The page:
Gogol Bordello in Tel Aviv

Justin Jacobs on June 29, 2022
Gogol Bordello in Tel Aviv

There were a few key things on Eugene Hutz’s mind when his band of self-described Gypsy punks, Gogol Bordello, stormed the stage of Tel Aviv’s Barby Club on June 24. The first? The war in Ukraine. The second? Getting the crowd to lose their goddamned minds for more than two hours. And the third? Well, obviously, alcohol. And that trio led to one of the rowdiest shows to hit the Middle East since before the COVID-19 pandemic locked us all down more than two years ago.

“It’s been a long fucking time, huh?” crowed Hutz, his foot planted on a monitor, his arm on his hip, gazing at the crowd like a pirate about to set sail.

Hutz was born outside Kyiv, but formed Gogol Bordello in New York City in the late ‘90’s — from the beginning a ragtag mix of immigrant punk rockers bent on madcap live shows and anarchist sing-alongs. The immigrant aesthetic made them beloved in Israel — a country that defines itself with the same — and when Hutz invited Israeli saxophonist Ori Kaplan (former Gogol member and Balkan Beat Box founder) onstage, the Tel Aviv crowd exploded.

The band hasn’t released a new album in five years, but their latest cut, the lightning-speed “Teroborona,” dropped in 2022 and is named for Ukraine’s civil defense force.

“This one is for my friends defending Ukraine,” said Hutz before tearing through the new jam. “People like you and me who never held a gun. Artists and poets. Who are standing up against the biggest bitch of them all.”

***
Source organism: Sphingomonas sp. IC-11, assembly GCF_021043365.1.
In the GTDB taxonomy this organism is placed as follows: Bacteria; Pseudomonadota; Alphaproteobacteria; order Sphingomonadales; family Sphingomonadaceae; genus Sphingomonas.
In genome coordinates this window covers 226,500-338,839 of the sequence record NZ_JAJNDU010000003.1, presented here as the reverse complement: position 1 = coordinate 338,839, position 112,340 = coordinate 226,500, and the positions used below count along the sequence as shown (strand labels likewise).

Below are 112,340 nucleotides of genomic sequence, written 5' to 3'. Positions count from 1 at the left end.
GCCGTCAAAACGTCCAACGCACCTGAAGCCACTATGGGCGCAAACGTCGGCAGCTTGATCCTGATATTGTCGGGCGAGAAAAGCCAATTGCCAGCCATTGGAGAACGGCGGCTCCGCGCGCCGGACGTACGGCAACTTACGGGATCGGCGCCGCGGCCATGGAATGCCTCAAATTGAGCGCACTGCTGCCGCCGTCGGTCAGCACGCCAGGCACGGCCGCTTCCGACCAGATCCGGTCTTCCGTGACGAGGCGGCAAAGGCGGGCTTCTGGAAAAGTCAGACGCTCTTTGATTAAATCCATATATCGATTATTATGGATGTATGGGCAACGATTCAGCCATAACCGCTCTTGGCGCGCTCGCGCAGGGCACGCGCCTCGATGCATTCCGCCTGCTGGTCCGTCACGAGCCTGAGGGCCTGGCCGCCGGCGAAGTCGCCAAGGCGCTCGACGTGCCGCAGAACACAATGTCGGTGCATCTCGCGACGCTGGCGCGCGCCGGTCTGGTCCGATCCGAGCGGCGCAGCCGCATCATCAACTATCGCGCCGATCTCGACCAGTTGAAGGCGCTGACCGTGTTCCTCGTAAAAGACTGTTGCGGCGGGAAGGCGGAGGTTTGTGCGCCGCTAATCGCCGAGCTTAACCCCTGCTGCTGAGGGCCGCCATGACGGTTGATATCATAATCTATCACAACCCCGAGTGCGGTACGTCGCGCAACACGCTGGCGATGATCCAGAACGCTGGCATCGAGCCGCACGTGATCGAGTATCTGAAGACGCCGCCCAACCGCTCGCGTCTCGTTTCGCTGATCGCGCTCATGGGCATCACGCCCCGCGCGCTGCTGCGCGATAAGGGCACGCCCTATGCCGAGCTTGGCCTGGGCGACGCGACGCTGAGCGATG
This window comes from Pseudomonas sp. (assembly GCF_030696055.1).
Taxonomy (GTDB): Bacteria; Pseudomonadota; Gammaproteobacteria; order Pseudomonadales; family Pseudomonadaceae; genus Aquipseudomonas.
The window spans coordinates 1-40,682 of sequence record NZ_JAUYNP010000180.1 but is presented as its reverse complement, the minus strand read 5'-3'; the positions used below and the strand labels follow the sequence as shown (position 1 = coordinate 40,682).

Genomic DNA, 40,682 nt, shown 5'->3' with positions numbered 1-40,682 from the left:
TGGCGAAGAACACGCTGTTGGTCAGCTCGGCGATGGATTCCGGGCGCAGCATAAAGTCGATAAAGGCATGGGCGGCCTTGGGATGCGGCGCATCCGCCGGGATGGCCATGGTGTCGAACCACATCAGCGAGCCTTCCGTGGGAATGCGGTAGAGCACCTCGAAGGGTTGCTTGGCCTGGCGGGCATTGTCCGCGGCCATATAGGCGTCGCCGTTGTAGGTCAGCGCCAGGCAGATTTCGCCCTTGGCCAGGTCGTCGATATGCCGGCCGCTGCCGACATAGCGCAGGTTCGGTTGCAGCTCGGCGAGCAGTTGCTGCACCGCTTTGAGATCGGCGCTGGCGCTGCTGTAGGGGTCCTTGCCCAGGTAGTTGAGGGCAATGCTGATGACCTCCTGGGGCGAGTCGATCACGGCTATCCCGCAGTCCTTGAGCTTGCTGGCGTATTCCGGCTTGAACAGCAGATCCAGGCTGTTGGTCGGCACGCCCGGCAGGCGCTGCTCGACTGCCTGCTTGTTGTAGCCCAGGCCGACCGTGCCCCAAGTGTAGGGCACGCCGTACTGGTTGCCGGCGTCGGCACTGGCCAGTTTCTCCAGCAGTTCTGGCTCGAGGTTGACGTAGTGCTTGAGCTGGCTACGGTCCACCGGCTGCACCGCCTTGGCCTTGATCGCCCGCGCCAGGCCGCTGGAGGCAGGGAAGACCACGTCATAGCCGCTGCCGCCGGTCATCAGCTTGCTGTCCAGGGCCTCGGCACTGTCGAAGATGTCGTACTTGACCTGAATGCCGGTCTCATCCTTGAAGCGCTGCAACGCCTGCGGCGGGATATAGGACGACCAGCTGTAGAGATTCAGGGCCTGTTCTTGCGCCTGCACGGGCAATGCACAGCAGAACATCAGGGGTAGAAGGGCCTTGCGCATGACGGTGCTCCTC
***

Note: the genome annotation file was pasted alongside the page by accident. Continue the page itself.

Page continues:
Gogol gave the sold-out crowd exactly what they wanted: classics like “Start Wearing Purple,” “Wanderlust King” and “Not a Crime,” nearly unbelievable energy and a healthy dousing of wine — Hutz poured a number of bottles on the heads of fans crowded up front.

An angry, rebellious feeling was pervasive — dozens of fans waved Ukrainian flags; these protest punk songs felt very real and very necessary — even as people jumped and smiled and sang along until their voices were gone.

“We’re here to share unwavering support with the people of Ukraine,” said Hutz. “And if you’re wavering, go fuck yourself.”

After two nonstop hours and a deafening call for encore, Gogol returned onstage with a cover of classic English punk band Angelic Upstarts’ 1983 protest song, “Solidarity.” Hutz tweaked the song’s lyrics — originally about Polish workers unions — to the powerful: “We are with you in our hearts and in our minds… As the people of Ukraine try to take a stand, behind them every honest living man.”

The band closed out the show with an epic “Undestructable,” standing atop a bass drum being passed over the heads of the crowd. Everyone was soaked in sweat. Hutz was shirtless, draped in a Ukrainian flag. It was, truly, one of those live music moments when a room of hundreds of people feels unified, slack-jawed and utterly inspired.